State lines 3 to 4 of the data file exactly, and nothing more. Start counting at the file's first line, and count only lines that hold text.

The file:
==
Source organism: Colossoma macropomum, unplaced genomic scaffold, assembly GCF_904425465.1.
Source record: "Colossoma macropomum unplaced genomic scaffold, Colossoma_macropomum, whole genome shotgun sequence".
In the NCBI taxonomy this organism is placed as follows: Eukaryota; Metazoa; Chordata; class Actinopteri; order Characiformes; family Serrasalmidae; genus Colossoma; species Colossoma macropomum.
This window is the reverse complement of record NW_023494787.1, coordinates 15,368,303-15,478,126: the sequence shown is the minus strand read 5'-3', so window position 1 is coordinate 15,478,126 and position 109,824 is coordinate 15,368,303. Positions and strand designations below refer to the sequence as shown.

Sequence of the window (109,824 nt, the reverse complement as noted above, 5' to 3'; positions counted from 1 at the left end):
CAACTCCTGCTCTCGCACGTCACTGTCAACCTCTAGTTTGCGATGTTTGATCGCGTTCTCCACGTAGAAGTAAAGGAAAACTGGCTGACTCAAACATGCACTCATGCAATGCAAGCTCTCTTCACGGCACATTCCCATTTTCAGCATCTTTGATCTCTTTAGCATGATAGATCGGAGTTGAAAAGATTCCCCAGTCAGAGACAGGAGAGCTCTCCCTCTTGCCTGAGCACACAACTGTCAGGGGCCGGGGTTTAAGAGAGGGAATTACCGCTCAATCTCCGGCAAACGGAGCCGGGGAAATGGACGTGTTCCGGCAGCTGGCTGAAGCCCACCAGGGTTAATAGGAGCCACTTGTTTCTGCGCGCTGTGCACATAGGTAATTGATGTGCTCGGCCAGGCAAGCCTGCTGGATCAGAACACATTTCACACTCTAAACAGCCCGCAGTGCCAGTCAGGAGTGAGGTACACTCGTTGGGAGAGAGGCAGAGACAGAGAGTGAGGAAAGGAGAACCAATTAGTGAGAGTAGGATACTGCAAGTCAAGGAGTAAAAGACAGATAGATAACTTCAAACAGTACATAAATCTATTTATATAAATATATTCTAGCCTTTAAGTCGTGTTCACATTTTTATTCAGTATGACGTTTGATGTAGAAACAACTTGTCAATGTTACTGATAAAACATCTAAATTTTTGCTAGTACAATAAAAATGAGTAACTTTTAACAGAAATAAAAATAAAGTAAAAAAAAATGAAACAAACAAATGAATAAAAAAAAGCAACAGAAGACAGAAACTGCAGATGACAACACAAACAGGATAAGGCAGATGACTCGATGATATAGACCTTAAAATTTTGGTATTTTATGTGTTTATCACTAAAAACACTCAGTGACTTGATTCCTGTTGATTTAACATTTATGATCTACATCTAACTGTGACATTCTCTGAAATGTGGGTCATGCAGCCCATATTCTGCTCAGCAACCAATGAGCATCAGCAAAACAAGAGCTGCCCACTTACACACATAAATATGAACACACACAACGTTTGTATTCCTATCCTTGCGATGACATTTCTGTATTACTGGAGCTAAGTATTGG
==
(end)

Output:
In the NCBI taxonomy this organism is placed as follows: Eukaryota; Metazoa; Chordata; class Actinopteri; order Characiformes; family Serrasalmidae; genus Colossoma; species Colossoma macropomum.
This window is the reverse complement of record NW_023494787.1, coordinates 15,368,303-15,478,126: the sequence shown is the minus strand read 5'-3', so window position 1 is coordinate 15,478,126 and position 109,824 is coordinate 15,368,303. Positions and strand designations below refer to the sequence as shown.